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Addict Behav. 2005 May;30(4):853-7.

Correlation between self-reported smoking status and serum cotinine during pregnancy.

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  • 1The Ottawa Hospital and University of Ottawa, Department of Obstetrics and Gynecology, Ottawa, ON, Canada.


Maternal smoking is associated with adverse perinatal outcomes. Because of concerns of underreporting, investigators routinely perform biochemical testing to confirm smoking status, such as serum cotinine, a major metabolite of nicotine, adding an increased cost to examine compliance. The objectives of this study were to determine the sensitivity and specificity of self-reported smoking with serum cotinine as the gold standard and to determine the correlation between self-reported smoking in cigarettes per day and serum cotinine levels. In this cross-sectional study, we surveyed women during the first trimester of pregnancy on their tobacco exposure. A total of 40 women reported that they were smokers, and 40 were nonsmokers, 1 of whom had quit 5 days prior. The mean (+/-S.D.) serum cotinine value among smokers was 155 (+/-122) ng/l, vs. 1 (+/-6) ng/l in nonsmokers, p<0.001. The sensitivity of self-reported smoking status was 97.6%, and the specificity was 100%. Comparing the reported number of cigarettes smoked and the serum cotinine level, the Spearman correlation coefficient was 0.92 (p=0.015) overall and 0.67 (p=0.088) for the subgroup of smokers. This study demonstrates that self-reported smoking exposure during pregnancy is highly accurate. The high correlation coefficient suggests that this is a robust surrogate for cotinine levels.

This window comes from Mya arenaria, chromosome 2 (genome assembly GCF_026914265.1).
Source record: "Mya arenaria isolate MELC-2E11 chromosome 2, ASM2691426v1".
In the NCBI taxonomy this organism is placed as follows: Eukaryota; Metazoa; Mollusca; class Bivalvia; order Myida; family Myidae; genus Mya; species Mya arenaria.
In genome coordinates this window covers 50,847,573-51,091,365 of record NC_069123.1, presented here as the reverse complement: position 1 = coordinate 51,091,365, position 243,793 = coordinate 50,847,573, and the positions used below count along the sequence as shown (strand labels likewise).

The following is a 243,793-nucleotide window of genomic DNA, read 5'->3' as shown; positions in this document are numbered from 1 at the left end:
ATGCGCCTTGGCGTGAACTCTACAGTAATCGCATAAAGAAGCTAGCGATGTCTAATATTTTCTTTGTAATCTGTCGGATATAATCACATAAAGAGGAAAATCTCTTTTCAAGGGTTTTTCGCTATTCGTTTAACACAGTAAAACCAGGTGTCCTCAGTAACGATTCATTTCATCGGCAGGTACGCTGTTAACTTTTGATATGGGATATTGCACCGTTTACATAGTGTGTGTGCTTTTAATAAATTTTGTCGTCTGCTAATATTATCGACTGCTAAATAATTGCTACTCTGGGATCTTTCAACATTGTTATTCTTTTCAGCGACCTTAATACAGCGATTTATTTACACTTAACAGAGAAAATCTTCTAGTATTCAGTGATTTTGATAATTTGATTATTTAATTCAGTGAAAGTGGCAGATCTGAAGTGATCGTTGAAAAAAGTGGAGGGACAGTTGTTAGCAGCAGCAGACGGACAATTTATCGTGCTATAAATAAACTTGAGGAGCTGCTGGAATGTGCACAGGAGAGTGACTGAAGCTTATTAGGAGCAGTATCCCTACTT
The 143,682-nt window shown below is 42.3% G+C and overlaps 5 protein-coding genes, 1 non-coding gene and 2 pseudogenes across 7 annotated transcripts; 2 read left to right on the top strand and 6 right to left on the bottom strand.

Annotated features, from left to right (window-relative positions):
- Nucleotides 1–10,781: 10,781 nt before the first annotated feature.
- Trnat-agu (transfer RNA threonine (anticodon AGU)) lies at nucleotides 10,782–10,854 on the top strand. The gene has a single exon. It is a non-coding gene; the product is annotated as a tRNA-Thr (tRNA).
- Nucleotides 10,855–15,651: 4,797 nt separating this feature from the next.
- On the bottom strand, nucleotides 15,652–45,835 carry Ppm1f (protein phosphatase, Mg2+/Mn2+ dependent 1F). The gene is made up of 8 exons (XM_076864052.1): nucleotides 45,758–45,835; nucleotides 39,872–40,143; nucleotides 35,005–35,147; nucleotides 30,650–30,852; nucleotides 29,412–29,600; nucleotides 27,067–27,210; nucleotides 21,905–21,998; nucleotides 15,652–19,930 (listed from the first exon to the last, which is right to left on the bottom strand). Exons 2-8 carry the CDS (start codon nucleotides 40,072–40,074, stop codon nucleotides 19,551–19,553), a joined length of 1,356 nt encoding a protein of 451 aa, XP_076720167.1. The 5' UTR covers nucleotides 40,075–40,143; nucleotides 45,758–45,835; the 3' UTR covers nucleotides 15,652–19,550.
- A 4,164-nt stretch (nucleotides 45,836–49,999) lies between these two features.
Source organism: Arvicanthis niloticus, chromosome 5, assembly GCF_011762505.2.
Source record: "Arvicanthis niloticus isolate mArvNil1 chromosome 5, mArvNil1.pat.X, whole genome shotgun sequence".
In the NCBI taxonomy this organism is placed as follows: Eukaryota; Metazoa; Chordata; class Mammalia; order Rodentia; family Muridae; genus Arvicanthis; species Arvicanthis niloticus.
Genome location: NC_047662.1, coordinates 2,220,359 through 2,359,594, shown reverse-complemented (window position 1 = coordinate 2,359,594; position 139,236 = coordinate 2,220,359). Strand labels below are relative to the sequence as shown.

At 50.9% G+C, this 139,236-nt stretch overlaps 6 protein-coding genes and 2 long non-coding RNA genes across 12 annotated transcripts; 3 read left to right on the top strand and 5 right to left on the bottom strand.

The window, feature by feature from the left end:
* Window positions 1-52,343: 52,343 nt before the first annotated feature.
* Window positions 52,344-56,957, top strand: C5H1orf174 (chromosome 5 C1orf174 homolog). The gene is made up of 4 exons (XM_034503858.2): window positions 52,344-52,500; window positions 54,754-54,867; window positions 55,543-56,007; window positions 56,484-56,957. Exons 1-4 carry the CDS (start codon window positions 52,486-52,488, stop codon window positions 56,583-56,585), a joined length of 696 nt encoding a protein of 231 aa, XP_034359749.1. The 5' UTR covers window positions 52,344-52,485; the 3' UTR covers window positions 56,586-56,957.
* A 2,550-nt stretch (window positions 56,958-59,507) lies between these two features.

[PubMed - indexed for MEDLINE]
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